David Brooks writes:
America was built by materialistic and sometimes superficial strivers. It was built by pioneers who voluntarily subjected themselves to stone-age conditions on the frontier fired by dreams of riches. It was built by immigrants who crammed themselves into hellish tenements because they thought it would lead, for their children, to big houses, big cars and big lives. America has always been defined by this ferocious commercial energy, this zealotry for self-transformation, which leads its citizens to vacation less, work longer, consume more and invent more.
Many Americans, and many foreign observers, are ambivalent about or offended by this driving material ambition. Read “The Great Gatsby.” Read D.H. Lawrence on Benjamin Franklin.But today’s Republican Party unabashedly celebrates this ambition and definition of success. Speaker after speaker at the convention in Tampa, Fla., celebrated the striver, who started small, struggled hard, looked within and became wealthy. Speaker after speaker argued that this ideal of success is under assault by Democrats who look down on strivers, who undermine self-reliance with government dependency, who smother ambition under regulations. Republicans promised to get government out of the way. Reduce the burden of debt. Offer Americans an open field and a fair chance to let their ambition run.
If you believe, as I do, that American institutions are hitting a creaky middle age, then you have a lot of time for this argument. If you believe that there has been a hardening of the national arteries caused by a labyrinthine tax code, an unsustainable Medicare program and a suicidal addiction to deficits, then you appreciate this streamlining agenda, even if you don’t buy into the whole Ayn Rand-influenced gospel of wealth. On the one hand, you see the Republicans taking the initiative, offering rejuvenating reform. On the other hand, you see an exhausted Democratic Party, which says: We don’t have an agenda, but we really don’t like theirs. Given these options, the choice is pretty clear.
But there is a flaw in the vision the Republicans offered in Tampa. It is contained in its rampant hyperindividualism. Speaker after speaker celebrated the solitary and heroic individual. There was almost no talk of community and compassionate conservatism. There was certainly no conservatism as Edmund Burke understood it, in which individuals are embedded in webs of customs, traditions, habits and governing institutions. Today’s Republicans strongly believe that individuals determine their own fates. In a Pew Research Center poll, for example, 57 percent of Republicans believe people are poor because they don’t work hard. Only 28 percent believe people are poor because of circumstances beyond their control. These Republicans believe that if only government gets out of the way, then people’s innate qualities will enable them to flourish.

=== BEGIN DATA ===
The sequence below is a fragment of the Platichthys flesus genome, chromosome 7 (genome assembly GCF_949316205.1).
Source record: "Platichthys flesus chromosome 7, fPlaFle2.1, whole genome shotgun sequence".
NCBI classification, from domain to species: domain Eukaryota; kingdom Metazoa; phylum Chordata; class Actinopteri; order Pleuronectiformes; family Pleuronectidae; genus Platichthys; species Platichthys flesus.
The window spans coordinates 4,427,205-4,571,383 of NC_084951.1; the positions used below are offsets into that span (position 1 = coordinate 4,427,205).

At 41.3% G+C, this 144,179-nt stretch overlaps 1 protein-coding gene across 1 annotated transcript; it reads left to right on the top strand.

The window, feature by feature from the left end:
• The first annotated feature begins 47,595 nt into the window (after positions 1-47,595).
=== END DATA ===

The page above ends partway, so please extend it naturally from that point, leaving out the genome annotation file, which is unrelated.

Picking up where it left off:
But there’s a problem. I see what the G.O.P. is offering the engineering major from Purdue or the business major from Arizona State. The party is offering skilled people the freedom to run their race. I don’t see what the party is offering the waitress with two kids, or the warehouse worker whose wages have stagnated for a decade, or the factory worker whose skills are now obsolete. The fact is our destinies are shaped by social forces much more than the current G.O.P. is willing to admit. The skills that enable people to flourish are not innate but constructed by circumstances. Government does not always undermine initiative. Some government programs, like the G.I. Bill, inflame ambition. Others depress it. What matters is not whether a program is public or private but its effect on character. Today’s Republicans, who see every government program as a step on the road to serfdom, are often blind to that. They celebrate the race to success but don’t know how to give everyone access to that race.
The wisest speech departed from the prevailing story line. It was delivered by Condoleezza Rice. It echoed an older, less libertarian conservatism, which harkens back to Washington, Tocqueville and Lincoln. The powerful words in her speech were not “I” and “me” — the heroic individual. They were “we” and “us” — citizens who emerge out of and exist as participants in a great national project. Rice celebrated material striving but also larger national goals — the long national struggle to extend benefits and mobilize all human potential. She subtly emphasized how our individual destinies are dependent upon the social fabric and upon public institutions like schools, just laws and our mission in the world. She put less emphasis on commerce and more on citizenship.
Today’s Republican Party may be able to perform useful tasks with its current hyperindividualistic mentality. But its commercial soul is too narrow. It won’t be a worthy governing party until it treads the course Lincoln trod: starting with individual ambition but ascending to a larger vision and creating a national environment that arouses ambition and nurtures success.